Edit
OPINIONCPG

What CMOs Must Do to Achieve Relevance and Growth

Being brilliant at the basics won’t be enough in the long run
Chief Marketing Officer
Photograph: Shutterstock

The big consumer brands that have long defined the industry are no longer untouchable. Rapidly changing consumer needs and expectations is creating a highly uncertain, disruptive environment—one full of challenges, but ripe with new possibility too.

The chief marketing officers (CMOs) of these big consumer goods companies have achieved phenomenal success in recent years. They achieved the marketing holy grail of embedding their brands at the center of their consumers’ everyday lives and built titan reputations in the process. But could this legacy of success ultimately be their downfall?

Accenture’s new research shows consumer brand CMOs are still excelling in their traditional marketing functions. But it’s now happening at the expense of generating new growth for the business—many CMOs are spending less time driving disruptive growth than they were two years ago.

To some extent, it is understandable that CMOs are falling back on tried and tested methods, when the rapidly accelerating pace of change means that exceptional ingenuity, innovation and insight are needed. In fact, 3 in every 4 CMOs say the top way they look to achieve strategic marketing objectives is by reapplying solutions that worked in the past.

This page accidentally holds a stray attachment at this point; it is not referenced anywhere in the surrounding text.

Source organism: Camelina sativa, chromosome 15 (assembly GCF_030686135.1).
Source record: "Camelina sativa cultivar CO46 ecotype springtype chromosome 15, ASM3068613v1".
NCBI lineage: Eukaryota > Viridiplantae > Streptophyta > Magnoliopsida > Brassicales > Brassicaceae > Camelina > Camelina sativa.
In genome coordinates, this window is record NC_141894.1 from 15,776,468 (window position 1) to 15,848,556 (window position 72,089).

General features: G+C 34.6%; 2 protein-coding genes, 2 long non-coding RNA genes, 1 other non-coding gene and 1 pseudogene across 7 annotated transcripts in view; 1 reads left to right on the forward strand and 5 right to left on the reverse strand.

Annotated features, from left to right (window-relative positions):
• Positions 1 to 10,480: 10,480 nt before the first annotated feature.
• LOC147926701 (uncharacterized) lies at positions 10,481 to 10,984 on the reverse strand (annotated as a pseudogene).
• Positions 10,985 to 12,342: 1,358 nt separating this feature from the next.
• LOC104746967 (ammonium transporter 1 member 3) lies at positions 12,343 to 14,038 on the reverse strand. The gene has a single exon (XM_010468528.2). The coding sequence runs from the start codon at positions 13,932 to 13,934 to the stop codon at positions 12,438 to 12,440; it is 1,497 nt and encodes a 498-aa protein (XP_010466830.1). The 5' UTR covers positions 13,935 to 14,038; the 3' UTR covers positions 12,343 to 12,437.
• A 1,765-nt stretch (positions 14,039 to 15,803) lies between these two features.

Looking Beyond the Marketing Basics

But being brilliant at the basics won’t be enough in the long run. A different approach from the CMO is now required to support a “living business”—one that can sense and respond to fluctuating consumer and market demands. And corporate leaders increasingly expect more from the marketing function. Accenture’s research shows 52% of consumer goods CEOs now hold their CMOs responsible for driving disruptive growth.

So CMOs must find a way to free themselves from their organizational shackles and devote more of their time to creating new relevance at scale to drive value and growth for the business. They have vital skill sets which will help ensure their organizations can continuously adapt to evolving customer needs, providing “hyper-relevant” experiences that deliver just what the consumer needs, just when they need it.

Meeting Consumers on Their Terms

The need to deliver personalized experiences and tailored marketing is becoming ever more pressing as a means of building consumer relationships for the long haul. Look at how the craft brewing sector is cleverly infusing “relevance” into its products. Intelligent Brewing Co.  is a great example. This innovative brand invites consumers to weigh in on beer flavors and carbonation levels via its website. This crowdsourced insight is then fed back into the brand’s algorithm to produce continuously refined and personalized beer recipes at scale, with the resulting brews shipped monthly to subscribers. That’s consumer relevance on a whole new scale.